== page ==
Flag Officer Commanding in Chief, Vice Admiral Ajendra Bahadur Singh, on June 15, hailed the Prime Minister’s Agnipath announcement for giving an opportunity to youths to serve the armed forces. “The first set of Agniveers is all set to enroll in the next six months. Selected youngsters will undergo basic 16 weeks’ training, followed by two weeks of sea training. The Indian Navy will give equal opportunity to men and women who meet the eligibility criteria,” said Vice Admiral Ajendra Singh.
The aim is to recruit a younger, fit and motivated diverse profile of both men and women to face future challenges. It is envisaged that with the scheme’s implementation, the average age profile of the Indian armed forces would come down by about four to five years.
Vice Admiral Singh further said, “The Ministry of Home Affairs will give priority to Agniveers who complete four years under Agnipath in recruitment of Central Armed Police Forces and Assam Rifles. Indian Navy will induct up to 25 per cent of the best Agniveers in the regular services after their tenure. We would get a ready trained pool of youth who would easily fit in the navy,” Singh added.
Critics have, however, raised concerns over the high number of weapons-trained youth getting unemployed after completion of four years. “Imagine the unemployed weapons-trained youth taking up arms against the state after completion. Don’t forget the unemployed jawans after retirement at 35 picked up arms in Punjab and took to terrorism,” cautioned Kargil veteran Major Vikram Bakshi.
Another critic of the scheme, retired naval commander Pradeep Singh scoffed at the Bollywood-inspired name Agnipath. “It is indicative of a deeper problem in our thinking about the defence of India. More men, especially less trained ones, will not help India win future wars. A technologically sophisticated, better equipped leaner military is what India needs,” averred retired naval officer Pradeep Singh.
The Telegraph (June 19) has mentioned some pent-up grievances and fears. Some of them are:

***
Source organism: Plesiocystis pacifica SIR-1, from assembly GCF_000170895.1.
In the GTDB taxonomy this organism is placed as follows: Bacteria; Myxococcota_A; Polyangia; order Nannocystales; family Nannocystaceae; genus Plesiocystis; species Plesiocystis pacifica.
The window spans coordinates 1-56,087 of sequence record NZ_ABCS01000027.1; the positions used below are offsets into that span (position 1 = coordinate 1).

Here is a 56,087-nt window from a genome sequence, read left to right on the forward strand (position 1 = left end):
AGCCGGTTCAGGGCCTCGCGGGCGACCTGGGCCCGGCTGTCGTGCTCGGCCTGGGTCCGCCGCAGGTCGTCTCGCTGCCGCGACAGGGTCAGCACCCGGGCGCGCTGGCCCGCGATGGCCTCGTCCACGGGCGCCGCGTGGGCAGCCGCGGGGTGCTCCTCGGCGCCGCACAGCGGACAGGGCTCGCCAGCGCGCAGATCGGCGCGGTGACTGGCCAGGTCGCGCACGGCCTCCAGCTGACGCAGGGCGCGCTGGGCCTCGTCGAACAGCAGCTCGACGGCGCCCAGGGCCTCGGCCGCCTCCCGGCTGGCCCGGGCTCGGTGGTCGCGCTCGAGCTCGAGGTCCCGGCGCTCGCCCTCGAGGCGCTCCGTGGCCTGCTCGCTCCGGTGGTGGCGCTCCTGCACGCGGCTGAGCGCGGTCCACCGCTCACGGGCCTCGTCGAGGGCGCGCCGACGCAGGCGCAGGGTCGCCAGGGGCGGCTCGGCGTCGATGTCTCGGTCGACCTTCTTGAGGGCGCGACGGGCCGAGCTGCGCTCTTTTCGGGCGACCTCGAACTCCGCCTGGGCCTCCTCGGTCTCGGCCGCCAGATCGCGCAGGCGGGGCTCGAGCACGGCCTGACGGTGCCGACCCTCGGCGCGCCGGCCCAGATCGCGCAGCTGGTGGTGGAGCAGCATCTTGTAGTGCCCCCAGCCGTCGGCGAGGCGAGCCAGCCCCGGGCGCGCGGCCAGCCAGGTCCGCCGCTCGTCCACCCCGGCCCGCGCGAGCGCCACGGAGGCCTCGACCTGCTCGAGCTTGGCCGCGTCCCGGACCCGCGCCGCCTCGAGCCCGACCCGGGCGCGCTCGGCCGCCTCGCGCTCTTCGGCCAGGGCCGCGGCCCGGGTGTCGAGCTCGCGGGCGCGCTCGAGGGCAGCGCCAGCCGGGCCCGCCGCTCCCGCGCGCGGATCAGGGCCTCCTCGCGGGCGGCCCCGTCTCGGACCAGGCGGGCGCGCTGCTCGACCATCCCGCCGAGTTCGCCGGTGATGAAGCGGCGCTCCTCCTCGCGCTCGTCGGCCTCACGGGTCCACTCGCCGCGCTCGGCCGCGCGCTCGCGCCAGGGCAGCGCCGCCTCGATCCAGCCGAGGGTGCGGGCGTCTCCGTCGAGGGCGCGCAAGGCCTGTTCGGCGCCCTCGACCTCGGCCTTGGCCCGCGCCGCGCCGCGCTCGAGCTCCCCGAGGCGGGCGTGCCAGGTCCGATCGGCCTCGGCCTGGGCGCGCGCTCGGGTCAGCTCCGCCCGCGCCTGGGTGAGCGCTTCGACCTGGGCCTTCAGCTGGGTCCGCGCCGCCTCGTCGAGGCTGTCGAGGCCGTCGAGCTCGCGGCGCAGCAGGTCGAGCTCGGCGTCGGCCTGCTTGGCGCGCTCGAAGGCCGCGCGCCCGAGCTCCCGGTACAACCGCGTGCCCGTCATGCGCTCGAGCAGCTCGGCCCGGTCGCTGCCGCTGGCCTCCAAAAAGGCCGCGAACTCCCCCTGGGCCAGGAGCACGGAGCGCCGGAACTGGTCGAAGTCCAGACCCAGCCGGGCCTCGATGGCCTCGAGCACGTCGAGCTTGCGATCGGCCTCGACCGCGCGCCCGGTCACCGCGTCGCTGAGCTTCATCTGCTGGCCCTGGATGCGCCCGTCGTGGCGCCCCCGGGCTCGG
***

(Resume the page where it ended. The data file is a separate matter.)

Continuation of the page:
Joblessness and the sense of insecurity, for one (“We are unemployed now, we will be unemployed again after four years if selected under Agnipath; we won’t be able to take care of our families”).
The economic distress that has devastated the working class, for another (“My father’s income has fallen in recent years; after four years, will he have to take care of me again?”)
Frustration had also been building at the government’s perceived authoritarianism (“Why didn’t they consult the youth before announcing the scheme”).
A wiry teen, whose young shoulders seemed stooped with the weight of anxiety and hopelessness, said: “I shall turn 19 next month. My father runs a small grocery and has taken care of the family till now.”
“Things haven’t been going well for the last few years. Customers go to the malls or shop online just for a little bit of discount. My father cannot afford to keep educating us forever. I decided to join the army so that my younger brother and sister could study,” the teen, who has passed his Class XII boards, said.
“It was like a thunderbolt strike on me and people like us. Just four years of service and then back to square one? What would I do after that? Do we live just for ourselves; don’t we have families to look after? The government is so insensitive,” he said.
The government offering a one-time relaxation of the upper age limit for recruitment, from 21 years to 23 does not seem to stem the rage of youth.